Success has many fathers, and the growth of Special Operation Forces (SOF) Joint Headquarters (HQ) is no exception. A lot of people have worked very hard over decades to help nations develop their special operations command and control HQ for the purpose of maximizing SOF. I served in SOF for a long time, and as far back as I can remember one of the most sought after universal objectives was the development of a Joint SOF HQ. USSOCOM came together in 1987. Shortly after that Joint Special Operation Command (JSOC) was born, and it became the “gold standard” for Joint SOF HQs. It is unrealistic to assume that any other nation can come close to this command, but other nations can develop the capability to establish a Joint SOF Component Command like the kinds we see in Iraq, Syria and Afghanistan.

A Joint SOF Command does not consist solely of a building with a flag officer and a lot of staff officers and Non-commissioned Officers (NCOs) running around doing staff things—there is a lot more to it. A real Joint SOF Command has organic capabilities capable of conducting complex, sustained special operations as a SOF Component Command completely integrated into the Joint Force. This is no easy task.

I can’t name a single example of the development of a Joint SOF HQ that was not met with stiff resistance from conventional flag officers and politicians trying to protect their turf. Most people fear change and struggle with the complex SOF operations necessary in many regions. USSOCOM is the only Congressionally mandated SOF HQ. If the decision was left to the US Department of Defense, USSOCOM would never have been created. Senators Cohen and Nunn fought to mandate USSOCOM, and like them, there are other non-SOF leaders that recognize the need of SOF and become “SOF Champions”.

As I type this, Poland and Romania are on a path to form Joint SOF HQs. Additionally, Belgium, Denmark and the Netherlands are exploring the creation of a multinational command for SOF capable of leading and coordinating special operations task groups within a small joint operation. Combined with the ongoing efforts of other nations, I am confident that this is more than a fleeting trend. Nations are building their SOF, and they are doing the structural changes to ensure their SOF is capable.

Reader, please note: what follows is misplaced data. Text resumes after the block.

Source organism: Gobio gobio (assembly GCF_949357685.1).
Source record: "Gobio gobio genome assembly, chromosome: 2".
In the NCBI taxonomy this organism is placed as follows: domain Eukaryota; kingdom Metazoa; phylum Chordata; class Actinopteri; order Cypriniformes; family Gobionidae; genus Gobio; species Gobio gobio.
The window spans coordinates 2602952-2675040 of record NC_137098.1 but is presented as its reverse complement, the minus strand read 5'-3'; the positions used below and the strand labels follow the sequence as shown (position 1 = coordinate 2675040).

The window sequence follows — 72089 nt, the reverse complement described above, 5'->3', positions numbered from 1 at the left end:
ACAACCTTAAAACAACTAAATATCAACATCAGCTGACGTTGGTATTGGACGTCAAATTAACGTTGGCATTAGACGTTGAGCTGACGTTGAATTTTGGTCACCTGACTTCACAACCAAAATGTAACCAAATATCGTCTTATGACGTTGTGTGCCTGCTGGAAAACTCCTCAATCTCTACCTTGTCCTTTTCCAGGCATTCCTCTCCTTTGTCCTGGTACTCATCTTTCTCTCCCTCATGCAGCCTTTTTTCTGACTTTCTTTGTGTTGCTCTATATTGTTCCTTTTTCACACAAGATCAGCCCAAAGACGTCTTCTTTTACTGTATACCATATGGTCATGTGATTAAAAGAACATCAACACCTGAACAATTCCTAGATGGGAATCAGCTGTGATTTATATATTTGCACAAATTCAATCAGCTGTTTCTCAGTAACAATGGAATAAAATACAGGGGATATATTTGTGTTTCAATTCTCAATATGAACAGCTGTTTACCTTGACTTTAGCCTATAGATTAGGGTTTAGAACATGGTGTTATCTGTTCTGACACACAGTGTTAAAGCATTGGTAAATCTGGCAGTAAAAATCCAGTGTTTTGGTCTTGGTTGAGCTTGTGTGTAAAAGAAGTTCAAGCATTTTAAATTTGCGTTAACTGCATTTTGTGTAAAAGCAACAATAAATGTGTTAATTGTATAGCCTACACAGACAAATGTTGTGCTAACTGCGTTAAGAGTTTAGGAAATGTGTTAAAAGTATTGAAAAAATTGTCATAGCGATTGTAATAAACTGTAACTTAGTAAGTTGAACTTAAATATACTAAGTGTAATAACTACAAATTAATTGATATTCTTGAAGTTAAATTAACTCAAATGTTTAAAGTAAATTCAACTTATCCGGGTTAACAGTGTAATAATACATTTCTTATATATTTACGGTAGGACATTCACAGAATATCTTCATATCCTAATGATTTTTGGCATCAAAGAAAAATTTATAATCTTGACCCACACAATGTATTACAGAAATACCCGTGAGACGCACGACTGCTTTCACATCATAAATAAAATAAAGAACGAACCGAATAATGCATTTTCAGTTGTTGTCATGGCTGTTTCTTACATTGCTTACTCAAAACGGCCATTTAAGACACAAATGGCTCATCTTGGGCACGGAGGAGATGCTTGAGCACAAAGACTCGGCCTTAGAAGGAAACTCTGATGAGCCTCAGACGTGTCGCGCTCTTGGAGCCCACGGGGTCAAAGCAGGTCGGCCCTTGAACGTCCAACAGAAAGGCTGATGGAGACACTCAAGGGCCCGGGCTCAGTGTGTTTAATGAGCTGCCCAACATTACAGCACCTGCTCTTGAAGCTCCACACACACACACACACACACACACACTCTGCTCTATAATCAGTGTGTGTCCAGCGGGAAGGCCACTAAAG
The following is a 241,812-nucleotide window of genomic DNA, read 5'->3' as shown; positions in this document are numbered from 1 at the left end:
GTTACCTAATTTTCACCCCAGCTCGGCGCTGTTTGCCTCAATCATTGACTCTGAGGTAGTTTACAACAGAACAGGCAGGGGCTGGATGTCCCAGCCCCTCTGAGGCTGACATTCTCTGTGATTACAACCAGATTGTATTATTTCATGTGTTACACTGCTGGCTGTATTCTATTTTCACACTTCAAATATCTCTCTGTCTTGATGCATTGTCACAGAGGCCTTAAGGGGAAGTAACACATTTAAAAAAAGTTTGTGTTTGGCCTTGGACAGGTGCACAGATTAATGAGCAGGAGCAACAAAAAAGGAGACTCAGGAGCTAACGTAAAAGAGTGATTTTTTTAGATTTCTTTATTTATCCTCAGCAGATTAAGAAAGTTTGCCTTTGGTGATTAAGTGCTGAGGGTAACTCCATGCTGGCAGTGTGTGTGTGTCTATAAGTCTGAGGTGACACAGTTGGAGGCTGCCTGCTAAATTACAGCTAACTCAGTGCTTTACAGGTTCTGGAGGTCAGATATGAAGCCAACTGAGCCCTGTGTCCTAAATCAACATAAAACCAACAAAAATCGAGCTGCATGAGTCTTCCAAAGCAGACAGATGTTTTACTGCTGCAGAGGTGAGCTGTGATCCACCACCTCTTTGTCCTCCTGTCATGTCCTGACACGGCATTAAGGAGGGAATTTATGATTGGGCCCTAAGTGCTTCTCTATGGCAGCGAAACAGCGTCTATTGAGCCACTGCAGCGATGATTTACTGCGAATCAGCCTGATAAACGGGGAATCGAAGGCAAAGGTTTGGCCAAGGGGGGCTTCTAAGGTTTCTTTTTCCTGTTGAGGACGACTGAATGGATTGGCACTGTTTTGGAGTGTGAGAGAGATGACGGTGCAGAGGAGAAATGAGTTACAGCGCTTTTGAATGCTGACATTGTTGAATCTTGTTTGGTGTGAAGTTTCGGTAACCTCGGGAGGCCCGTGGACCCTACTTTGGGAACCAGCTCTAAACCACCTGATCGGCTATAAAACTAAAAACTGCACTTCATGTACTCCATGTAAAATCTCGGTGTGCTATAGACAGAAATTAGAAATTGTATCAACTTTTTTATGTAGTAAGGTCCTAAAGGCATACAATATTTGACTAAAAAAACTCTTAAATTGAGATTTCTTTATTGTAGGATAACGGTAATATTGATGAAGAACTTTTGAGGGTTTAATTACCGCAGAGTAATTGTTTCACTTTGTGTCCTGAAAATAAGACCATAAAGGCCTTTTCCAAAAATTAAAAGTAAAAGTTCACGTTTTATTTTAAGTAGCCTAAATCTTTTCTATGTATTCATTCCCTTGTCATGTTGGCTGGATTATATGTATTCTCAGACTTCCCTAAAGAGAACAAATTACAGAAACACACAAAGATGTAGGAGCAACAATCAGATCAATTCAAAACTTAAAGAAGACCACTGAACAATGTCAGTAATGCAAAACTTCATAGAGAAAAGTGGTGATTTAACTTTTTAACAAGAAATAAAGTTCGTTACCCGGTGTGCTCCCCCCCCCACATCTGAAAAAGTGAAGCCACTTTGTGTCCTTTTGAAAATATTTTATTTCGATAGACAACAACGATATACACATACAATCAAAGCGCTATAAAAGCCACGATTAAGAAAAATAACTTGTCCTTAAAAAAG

A lot of people assume that the growth is a direct reflection of US security cooperation funding, but that is not correct. Unfortunately, the percentage of the entire US security cooperation budget spent to help partner SOF is low. I hope that will change.

The 2017 NDAA SEC. 1204 “Independent Evaluation of Strategic Framework for Department Of Defense” directs the US Secretary of Defense to enter into an agreement with a federally funded research and development center (FFRDC) , or another appropriate independent entity, with expertise in security cooperation to conduct an evaluation of the implementation of the strategic framework for Department of Defense security cooperation, as directed by section 1202 of the National Defense Authorization Act for Fiscal Year 2016 (Public Law 114–92; 129 Stat. 1036; 10 U.S.C. 113 note).

The study must provide an evaluation of the Department of Defense’s implementation of each of the required elements of the strategic framework; an evaluation of the impact of the strategic framework on Department of Defense security cooperation activities, including the extent to which such activities are being planned, prioritized, and executed in accordance with the strategic framework.

I am told that the RAND Corp will be the FFRDC conducting the report. I sincerely hope the authors conclude that partner nations need more SOF support, rather than high end weapons platforms that are in a supporting role in the current fight. Nations are also figuring this out—albeit slowly—and they are spending more money on SOF.

One of the big issues facing NATO is whether to join the counter-ISIS coalition. Another is the lack of nations meeting the commitment to spend 2% of GDP on defense. Several nations like Romania will make it in 2017, and Lithuania in 2018, but I would submit to you that it is even worse than we think. If nations are spending 2% of the GDP on defense capabilities that are “legacy” platforms from the Cold War or high end capabilities for major regional operations, then they are buying capability that will never be used.

Nations that are developing their Joint SOF HQs are not wasting their money. Many of the nations are already contributing SOF to multinational operations all over the world. I hope that the US will place higher priority on SOF in its security cooperation spending so we can develop these much needed capabilities. If this does not happen, US SOF will continue to be over-committed, with long-term consequences for the force.